Machine Learning

Though often confused with AI, machine learning (ML) is where we currently stand in our quest to achieve actual (or sentient) artificial intelligence. After all, while at the moment, we are not yet able to hold full-blown conversations with our devices, today’s machine learning (ML) algorithms have ushered in a brand new era in automation.

Machine Learning (ML) is an important technology that allows computers to learn from data and make predictions or decisions without being explicitly programmed. ML is becoming increasingly popular as a tool for businesses and organizations of all types to gain insights, automate processes, and improve performance. Machine learning software development is also an emerging field with many opportunities.

The most popular types of ML at the moment include supervised learning, unsupervised learning, and reinforcement learning. Supervised learning is used to predict outcomes based on labeled data, unsupervised learning is used to identify patterns or structure in unlabeled data, and reinforcement learning is used to train models to make decisions in complex, dynamic environments.

Machine Learning (ML) Development

How Does Machine Learning Work?

As the name implies, with the help of some very clever algorithms, machine learning allows us to feed data into our machines (known as “training data”) to automatically perform predictions without any explicit programming — as if they’d learnt to do it all by themselves. In this way, we can develop software solutions to scan images for objects and faces, respond to specific voice commands, and recognise other useful patterns.

Supervised Learning

In supervised learning, algorithms make use of both training data and human feedback to understand the relationship between a given set of inputs and outputs. Popular use cases include forecasting sales, generating personalised recommendations, predicting equipment maintenance and allocating human resources.


Clustering is an unsupervised machine learning technique that is used to make sense of unstructured data. This is done by grouping data points with similar properties and features together. Clustering may be used to identify fake news and spam, classify network traffic, bring together marketing targets and organise important documents.

Structured Prediction

Structured prediction involves a wide variety of supervised ML techniques that enable developers to predict structured objects (as opposed to scalar discrete or real values). We use structured prediction in a number of exciting fields including natural language processing, computer vision, speech recognition and bioinformatics.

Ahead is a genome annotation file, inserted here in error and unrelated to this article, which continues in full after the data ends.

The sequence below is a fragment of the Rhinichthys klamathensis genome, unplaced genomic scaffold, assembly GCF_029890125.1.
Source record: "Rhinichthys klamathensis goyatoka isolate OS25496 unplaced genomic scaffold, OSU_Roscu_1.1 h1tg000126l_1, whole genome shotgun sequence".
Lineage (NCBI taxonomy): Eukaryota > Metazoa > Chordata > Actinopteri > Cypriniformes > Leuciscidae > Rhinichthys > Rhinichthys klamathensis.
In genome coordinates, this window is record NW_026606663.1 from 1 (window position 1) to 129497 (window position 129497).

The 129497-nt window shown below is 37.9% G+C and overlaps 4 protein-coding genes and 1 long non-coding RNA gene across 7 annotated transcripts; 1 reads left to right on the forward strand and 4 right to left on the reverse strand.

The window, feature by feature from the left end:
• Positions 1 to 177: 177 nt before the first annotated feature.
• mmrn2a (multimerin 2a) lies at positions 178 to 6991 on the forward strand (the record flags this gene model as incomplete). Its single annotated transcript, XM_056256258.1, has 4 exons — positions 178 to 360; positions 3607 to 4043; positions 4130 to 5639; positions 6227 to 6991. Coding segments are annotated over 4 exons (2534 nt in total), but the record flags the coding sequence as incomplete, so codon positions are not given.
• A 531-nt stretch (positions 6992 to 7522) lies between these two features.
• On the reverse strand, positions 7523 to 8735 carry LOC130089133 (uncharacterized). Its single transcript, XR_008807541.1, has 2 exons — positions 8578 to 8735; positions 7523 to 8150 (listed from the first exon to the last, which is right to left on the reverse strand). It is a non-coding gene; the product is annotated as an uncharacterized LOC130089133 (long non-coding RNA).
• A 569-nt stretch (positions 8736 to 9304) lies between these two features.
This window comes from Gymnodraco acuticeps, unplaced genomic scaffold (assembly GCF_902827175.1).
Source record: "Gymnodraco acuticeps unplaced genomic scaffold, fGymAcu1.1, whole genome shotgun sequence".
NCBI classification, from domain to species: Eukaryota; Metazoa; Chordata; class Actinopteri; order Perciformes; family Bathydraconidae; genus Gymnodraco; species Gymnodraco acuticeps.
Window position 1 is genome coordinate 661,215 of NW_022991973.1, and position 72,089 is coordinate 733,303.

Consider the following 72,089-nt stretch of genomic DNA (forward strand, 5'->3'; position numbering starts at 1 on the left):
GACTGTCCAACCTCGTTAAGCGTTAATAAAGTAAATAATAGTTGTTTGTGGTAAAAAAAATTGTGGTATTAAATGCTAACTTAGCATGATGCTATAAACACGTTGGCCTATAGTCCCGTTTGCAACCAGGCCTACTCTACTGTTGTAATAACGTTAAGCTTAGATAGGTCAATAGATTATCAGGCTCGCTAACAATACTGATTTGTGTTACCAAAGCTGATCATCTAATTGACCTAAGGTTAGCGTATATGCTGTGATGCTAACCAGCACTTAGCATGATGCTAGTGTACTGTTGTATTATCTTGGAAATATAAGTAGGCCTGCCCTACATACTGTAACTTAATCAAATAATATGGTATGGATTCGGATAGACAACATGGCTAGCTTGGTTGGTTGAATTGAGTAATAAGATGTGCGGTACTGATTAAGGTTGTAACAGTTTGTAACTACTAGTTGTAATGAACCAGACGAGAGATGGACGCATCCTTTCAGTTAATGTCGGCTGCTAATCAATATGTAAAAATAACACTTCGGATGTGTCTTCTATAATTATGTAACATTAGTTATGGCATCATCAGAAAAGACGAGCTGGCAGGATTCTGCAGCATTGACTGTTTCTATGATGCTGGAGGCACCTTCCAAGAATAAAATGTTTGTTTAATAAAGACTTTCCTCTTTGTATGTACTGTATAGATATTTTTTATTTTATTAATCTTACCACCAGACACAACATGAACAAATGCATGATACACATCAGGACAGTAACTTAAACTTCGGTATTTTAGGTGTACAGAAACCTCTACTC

Anomaly Detection

With the help of AD algorithms, we can pinpoint specific outliers with relative automated ease, monitor valuable metrics and single out suspicious activity. These algorithms are employed in fraud detection, sensor data correction, advertising campaign optimisation, seismology and health diagnostics.

Reinforcement Learning

Reinforcement learning is unique in that it may be considered a semi-supervised learning ML model. Like in a game of Pacman, the technique allows software agents to interact with a given environment in order to maximise cumulative rewards. It is seen in a number of areas including robotics, traffic light control and chemistry.

Neural Networks

The current pinnacle of machine learning technology, in artificial neural networks, we base our systems on connected nodes known as “artificial neurons,” and thus strive to mimic the human brain. ANN systems may be employed in everything from facial recognition software to forecasting market movements.

Where Machine Learning Is Used

Data Mining
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SEO – Neural Matching
Computer Vision
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Search Engine Optimisation
Email Filtering
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Pattern recognition
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Natural language processing

Is It Time For Machine Learning To Power Your Business?

Which ML Framework Should You Use?

Proprietary Machine Learning Software

IBM Watson Studio

Google Cloud Vertex AI


Azure Machine Learning


Amazon Machine Learning


Open Source Machine Learning Frameworks




Apache MXNet



Case Studies

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